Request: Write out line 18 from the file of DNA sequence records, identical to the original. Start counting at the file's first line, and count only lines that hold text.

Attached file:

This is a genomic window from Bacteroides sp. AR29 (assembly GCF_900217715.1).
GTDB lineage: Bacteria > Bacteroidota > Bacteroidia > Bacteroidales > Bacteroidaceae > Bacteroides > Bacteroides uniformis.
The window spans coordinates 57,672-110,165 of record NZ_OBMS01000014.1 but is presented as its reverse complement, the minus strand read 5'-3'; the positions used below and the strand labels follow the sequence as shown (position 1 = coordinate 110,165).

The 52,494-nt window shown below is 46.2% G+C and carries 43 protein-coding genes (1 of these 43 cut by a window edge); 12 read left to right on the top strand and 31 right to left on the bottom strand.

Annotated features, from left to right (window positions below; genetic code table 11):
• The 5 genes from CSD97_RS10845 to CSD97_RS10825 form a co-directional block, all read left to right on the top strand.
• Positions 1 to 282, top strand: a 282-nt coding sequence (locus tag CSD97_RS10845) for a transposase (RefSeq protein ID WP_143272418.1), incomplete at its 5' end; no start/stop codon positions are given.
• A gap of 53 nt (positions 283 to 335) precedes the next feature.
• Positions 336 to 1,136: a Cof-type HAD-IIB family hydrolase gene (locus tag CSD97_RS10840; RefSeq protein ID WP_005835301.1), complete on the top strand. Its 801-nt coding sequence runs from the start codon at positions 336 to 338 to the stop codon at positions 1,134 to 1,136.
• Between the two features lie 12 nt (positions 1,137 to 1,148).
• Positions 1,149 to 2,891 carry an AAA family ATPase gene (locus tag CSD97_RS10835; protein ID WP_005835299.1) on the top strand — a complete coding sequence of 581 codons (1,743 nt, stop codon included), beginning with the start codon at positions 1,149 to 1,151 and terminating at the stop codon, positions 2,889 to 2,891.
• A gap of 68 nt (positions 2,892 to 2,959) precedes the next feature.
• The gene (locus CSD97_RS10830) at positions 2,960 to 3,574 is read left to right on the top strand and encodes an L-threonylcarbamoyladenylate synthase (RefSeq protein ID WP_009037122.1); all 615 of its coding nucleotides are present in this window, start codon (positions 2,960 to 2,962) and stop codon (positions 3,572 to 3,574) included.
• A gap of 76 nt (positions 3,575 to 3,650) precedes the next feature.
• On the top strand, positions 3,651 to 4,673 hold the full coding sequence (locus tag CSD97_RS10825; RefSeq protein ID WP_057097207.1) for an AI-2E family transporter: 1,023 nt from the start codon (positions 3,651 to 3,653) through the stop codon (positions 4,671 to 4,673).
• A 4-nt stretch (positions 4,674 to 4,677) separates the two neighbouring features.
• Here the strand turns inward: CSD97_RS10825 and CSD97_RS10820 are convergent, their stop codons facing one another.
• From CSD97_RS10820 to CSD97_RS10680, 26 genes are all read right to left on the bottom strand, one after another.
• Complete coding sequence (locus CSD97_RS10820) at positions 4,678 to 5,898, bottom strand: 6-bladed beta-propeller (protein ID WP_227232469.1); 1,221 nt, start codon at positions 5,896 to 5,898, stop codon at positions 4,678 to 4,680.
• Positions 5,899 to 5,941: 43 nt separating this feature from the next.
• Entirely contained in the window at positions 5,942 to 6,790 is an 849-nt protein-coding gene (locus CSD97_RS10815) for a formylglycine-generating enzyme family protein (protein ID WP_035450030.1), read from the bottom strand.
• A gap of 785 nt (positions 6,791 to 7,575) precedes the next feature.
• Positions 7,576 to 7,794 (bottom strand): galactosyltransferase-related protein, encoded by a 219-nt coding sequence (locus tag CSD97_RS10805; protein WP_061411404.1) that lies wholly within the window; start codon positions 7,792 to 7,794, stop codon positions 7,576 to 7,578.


• From CSD97_RS10820 to CSD97_RS10680, 26 genes are all read right to left on the bottom strand, one after another.